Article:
Simak, here, is weak with the micro-level: the characters are shallow, the individual action scenes are not particularly dramat
...more
Nawfal
Jan 05, 2018 rated it really liked it  ·  review of another edition
Fifth Simak novel that I've read. I feel of those, this is his most aggressive in tone. He crams a lot in the plot and yet, sometimes it is still surprising. At times a little too esoteric. The ending (last couple of chapters) for example, is a struggle to get through. This is less about mental powers than the fear that humans have of the Other and the control that corporations exert. Human development story with social commentary. Add a little fugitive escape and evasion. Stir. Good for Simak f ...more
Dave Etherton
Sep 07, 2010 rated it really liked it  ·  review of another edition
I got this book from my local libary when i devoured the SCI-FI section not long after i found how much i loved reading.
Bill
Aug 16, 2016 rated it it was ok  ·  review of another edition
Shelves: sci-fi
I've read a couple of other books by Clifford D. Simak recently; The Werewolf Principle and City, and enjoyed both very much. Unfortunately, Time Is the Simplest Thing wasn't quite as successful. It was a short book so I stuck with it.

Basically, Shep Blaine is a paranormal who is used by an organization called Fishhook to explore the stars. At some point in Earth's history, mankind decided that science and spaceships could not succeed in this exploration. Fishhook continued working with science
...more
Thom
Oct 04, 2018 rated it it was ok  ·  review of another edition
Shelves: fiction
Space exploration with the mind, good aliens, bad aliens, and a societal backlash against paranormal humans (and subsequent commentary on civil rights) - this once serialized book has all of this and more. It also felt a bit preachy, a bit scattered and lacked a solid conclusion.

So how did I really feel? This book was originally serialized, and at times it felt like short stories in that world. Most had their own conclusion; the book as a whole didn't seem to, and the solution chosen by the main
...more
Ann-Marie
I don't know what happened. Time matches on, I guess. One decade your science fiction is cutting edge, top notch, killer stuff, then one day it is stilted, over dramatic and no longer topical. This novel of a future where paranormal humans are hounded by normals and exploited by a corrupt corporation either wasn't all that good to begin with, or it didn't age well.
Clifford Simak was one of Wisconsin's great products of its Progressive Creative Arts tradition, but please choose a different one o
...more
Kay Smillie
Sep 03, 2017 rated it it was ok
I last read this Simak classic decades ago but it all came flooding back whilst reading it. He has written better novels than this, particularly Way Station, but this is ahead of its time. All about persecution, corporate greed and who to trust. It is all about a hope for mankind. It is typical Simak who always favours the small man/woman is his story telling.

Ray Smillie
Rebecca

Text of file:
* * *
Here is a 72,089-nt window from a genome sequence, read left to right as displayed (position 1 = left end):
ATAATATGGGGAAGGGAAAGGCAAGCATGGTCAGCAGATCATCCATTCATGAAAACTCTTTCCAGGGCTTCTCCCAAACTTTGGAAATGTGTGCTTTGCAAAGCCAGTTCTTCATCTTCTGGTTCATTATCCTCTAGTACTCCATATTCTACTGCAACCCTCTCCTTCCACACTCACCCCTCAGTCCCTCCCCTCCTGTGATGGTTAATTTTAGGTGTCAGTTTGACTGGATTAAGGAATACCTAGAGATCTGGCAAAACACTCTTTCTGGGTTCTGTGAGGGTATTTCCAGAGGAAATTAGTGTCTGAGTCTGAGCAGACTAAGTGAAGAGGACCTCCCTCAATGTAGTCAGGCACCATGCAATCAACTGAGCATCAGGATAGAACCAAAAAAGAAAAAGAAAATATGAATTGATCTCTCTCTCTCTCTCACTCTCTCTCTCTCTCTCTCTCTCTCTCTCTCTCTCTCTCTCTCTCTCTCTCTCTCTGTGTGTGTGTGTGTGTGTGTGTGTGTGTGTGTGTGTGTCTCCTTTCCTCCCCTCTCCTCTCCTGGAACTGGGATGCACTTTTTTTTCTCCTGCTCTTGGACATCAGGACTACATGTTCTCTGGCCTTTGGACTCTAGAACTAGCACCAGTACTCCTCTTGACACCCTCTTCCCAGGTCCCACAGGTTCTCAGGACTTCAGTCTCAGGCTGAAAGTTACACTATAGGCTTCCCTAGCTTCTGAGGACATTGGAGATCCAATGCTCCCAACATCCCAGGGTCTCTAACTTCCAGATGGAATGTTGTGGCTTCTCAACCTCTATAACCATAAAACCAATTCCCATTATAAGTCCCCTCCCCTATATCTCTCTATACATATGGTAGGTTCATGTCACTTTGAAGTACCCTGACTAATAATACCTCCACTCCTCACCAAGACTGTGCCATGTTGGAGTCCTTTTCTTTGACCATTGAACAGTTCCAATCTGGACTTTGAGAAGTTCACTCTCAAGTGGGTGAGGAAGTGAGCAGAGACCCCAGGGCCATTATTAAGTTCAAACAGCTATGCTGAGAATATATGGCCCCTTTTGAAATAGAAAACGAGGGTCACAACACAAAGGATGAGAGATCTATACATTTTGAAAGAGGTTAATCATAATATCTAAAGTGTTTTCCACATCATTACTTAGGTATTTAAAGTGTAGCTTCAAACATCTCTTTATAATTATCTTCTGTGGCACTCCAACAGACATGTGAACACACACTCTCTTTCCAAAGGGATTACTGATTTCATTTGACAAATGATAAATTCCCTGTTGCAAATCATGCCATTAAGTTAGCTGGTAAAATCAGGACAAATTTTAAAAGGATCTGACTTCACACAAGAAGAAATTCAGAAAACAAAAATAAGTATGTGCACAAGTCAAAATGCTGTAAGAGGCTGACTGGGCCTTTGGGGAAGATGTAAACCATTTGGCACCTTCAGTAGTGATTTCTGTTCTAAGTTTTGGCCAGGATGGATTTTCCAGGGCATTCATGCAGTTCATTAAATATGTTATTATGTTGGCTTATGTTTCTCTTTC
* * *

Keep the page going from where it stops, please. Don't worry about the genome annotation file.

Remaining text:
Sep 12, 2017 rated it it was amazing
This was also excellent! It was tense & exciting and despite being published decades ago it seemed fresh and interesting. I also liked that it ended in a complex way, not a wrapped-up, kum-ba-yah, happily ever after. ...more
Sappho Sue
Jan 07, 2018 rated it it was amazing  ·  review of another edition
Shelves: kindle
This book is possibly one of the defining stories of humanity using technology to allow itself to do things physically impossible.

In this Simak shows an alchemist society colliding with a religious and how the intolerance and fear engendered becomes poisonous to both.
Ray Wheeler
Nov 11, 2017 rated it it was amazing
I loved this book. I had read Way Station by Clifford Simak and enjoyed it a lot but this book is far better. My next read will be The City.
Norm Davis
Sep 11, 2016 rated it it was ok  ·  review of another edition
Recommends it for: Golden Era Sci Fi Fans
Recommended to Norm by: Cheryl
Time is the Simplest Thing Book Cover by 220px-Clifford_Simak_WS_3112.jpg Time is the Simplest Thing Rating smweb.jpg
Read on 9/2 to page 154, on 9/10 to The End. It was ok, two stars. I recommend it to classic or "Golden Era" science fiction fans although it may have a wider appeal.

We begin our novel with humanity's final understanding that the dream of space is fatally flawed and no advance in our science or efforts will ever allow these feeble human bodies to withstand the massive dangers of space.

On a personal level I really connected with this. Since my youth I've always believed there wil
...more
Jamie Rich
Time Is the Simplest Thing (Kindle Edition) by Clifford D. Simak

A lot of fantasy clothed as SciFi in this one.

Another "meh" book for me. The author is very well noted for producing SciFi that is leap years ahead of everyone else. I think that this tale is perhaps his attempt to do something "different"?
Our hero really is suddenly thrust into his role, and very much against his wishes. He also makes for a rather inept fugitive, but at least he gets some helps. Sometimes.
The characters just didn
...more
Ron
Feb 22, 2017 rated it liked it  ·  review of another edition
“A good newspaper man sticks out the neck whenever there is need to.”